Thread: Perl 5 / Perl 6

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    Perl 5 / Perl 6


    Hi People,

    I was just working when one of my colleague told me about Perl 6 (which apparently has been out for nearly a year). I know that a new release for Perl 5 came out a year ago and also know that they are still working on new developments and releases.

    The problem here is that Perl 6 seems to be a completely new design and might even be totally distinct from Perl 5. At the offices of-course we have been using Perl to generate reports for the past two decades nearly and whenever a new release comes - we get frightened to death to migrate. Even though some of our legacy systems use older releases of 5, I was wondering if anyone here know about Perl 6's performance in general - if we were looking to migrate in the near future (which means in the next couple of years actually).

    Since they are distinct should I be worrying about migration? (Does Perl 6 support compatibility with 5?) Our systems generate a few hundred reports a day ranging from critical importance to just backups and ofcourse if we do deploy for testing, we would start from the least important ones and work our way to the high priority ones later... but according to you guys what would be a good thing to do?
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    Perl 5 continues to recieve regular updates. Perl 6 is a different language. There is no need to migrate.
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    Forget about migrating to Perl 6 for the moment (and probably for quite a while).

    Perl 6, while being promising, is still under development and quite far from being completely implemented. You may try the r'ecent implementations for experimentation, to get a gist of it, but don't try to use it in production for the time being (and don't even think about it). It is very very far from being mature. Also, if you are using Perl modules, only a limited amount of them have been ported to perl 6, nothing compared to the walth of the CPAN Perl 5 archive.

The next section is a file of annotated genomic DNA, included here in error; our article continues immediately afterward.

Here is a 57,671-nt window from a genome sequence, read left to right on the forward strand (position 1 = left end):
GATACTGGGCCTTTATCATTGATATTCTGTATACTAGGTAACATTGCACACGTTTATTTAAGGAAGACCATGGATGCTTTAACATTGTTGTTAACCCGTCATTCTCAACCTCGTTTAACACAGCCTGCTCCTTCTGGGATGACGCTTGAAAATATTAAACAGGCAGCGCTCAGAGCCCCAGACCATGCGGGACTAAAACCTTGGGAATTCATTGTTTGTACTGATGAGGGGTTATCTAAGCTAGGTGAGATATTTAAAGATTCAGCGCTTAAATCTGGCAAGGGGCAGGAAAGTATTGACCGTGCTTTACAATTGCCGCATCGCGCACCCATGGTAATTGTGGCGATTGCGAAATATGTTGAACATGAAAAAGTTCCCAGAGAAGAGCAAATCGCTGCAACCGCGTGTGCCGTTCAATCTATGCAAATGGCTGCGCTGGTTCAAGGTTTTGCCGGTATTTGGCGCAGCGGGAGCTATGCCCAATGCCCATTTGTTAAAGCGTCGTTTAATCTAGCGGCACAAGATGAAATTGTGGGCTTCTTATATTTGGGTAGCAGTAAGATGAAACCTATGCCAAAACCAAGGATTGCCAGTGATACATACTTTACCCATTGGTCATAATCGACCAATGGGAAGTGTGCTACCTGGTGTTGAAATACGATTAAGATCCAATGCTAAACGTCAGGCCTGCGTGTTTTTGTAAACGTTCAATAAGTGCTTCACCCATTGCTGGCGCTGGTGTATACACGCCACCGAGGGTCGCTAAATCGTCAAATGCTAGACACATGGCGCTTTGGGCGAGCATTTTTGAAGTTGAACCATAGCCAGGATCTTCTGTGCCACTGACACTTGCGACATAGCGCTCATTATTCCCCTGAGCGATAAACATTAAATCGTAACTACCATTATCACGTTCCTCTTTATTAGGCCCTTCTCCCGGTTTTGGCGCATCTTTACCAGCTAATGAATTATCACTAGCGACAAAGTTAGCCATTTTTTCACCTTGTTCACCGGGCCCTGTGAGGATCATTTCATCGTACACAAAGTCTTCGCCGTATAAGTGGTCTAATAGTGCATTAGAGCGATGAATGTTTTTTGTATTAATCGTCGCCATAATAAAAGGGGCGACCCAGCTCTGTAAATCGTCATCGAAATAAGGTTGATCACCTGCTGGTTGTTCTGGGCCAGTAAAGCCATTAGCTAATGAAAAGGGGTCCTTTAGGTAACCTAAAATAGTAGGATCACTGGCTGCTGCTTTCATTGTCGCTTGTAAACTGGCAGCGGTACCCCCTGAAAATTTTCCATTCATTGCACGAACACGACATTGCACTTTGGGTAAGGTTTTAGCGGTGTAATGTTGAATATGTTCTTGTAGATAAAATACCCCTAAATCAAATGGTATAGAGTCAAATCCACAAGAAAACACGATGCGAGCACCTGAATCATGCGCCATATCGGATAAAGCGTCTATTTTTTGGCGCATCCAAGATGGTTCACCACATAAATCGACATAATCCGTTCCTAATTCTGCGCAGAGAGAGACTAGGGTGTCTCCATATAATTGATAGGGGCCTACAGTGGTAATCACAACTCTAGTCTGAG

In addition, although the syntax is relatively similar to Perl 5, there are a number of significant differences. Perl 5 code will in general not run under Perl 6. Perl 5 and Perl 6 are really two different languages with a common ancestors, porting a program from one to the other is not likely to be an easy task. (Well, to tell the truth, the plans are that the Perl 6 compiler should have a Perl 5 compatibility mode, but if that were your plans, then what is the point? You could just as well use Perl 5. This option may become quite useful in the future, when and if Perl 6 finally becomes dominant over Perl 5, but that is far from being the case now and in the near predictable future.)

    Two additional points.

    Perl 5 is not dead, quite to the contrary, it continues and will continue to live and evolve, with about one major release every year in the last years. In addition, a number of the important improvements included in the Perl 6 specifications have found their way in the Perl 5 releases (at least those that were or could be made compatible). For example, the Moose extension implements

    On the other hand, don't take this as a critique against Perl 6. The Perl 6 spec is a beautiful program and I sincerely hope that this project will succeed. I have briefly tried the current implementation, this really looks promising. But it should also be recognized that this project has been underway for more than 10 years by now and is still far from completion. Some people start to have some doubts that it will ever come to full maturation. It would be a pity in my opinion if it does not, but, on the other hand, this project has spilled over some very significant improvements on Perl 5, so that even if it eventually dies, it have brought a lot of positive things.

    To summarize, don't even contemplate to migrate to Perl 6 for the time being. And do the Perl 5 migrations as you can, you'll really get benefits from that. And, BTW, moving from one version of Perl 5 to the next should not be too painful, upward compatibility is assured to a very large extent. You might need some minor adjustments in some very specific cases, but, in general, code running on Perl 5.6 (released in March 2000) also runs on Perl 5.16.
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    Originally Posted by Laurent_R
    Forget about migrating to Perl 6 for the moment (and probably for quite a while).
    Thanks Laurent....

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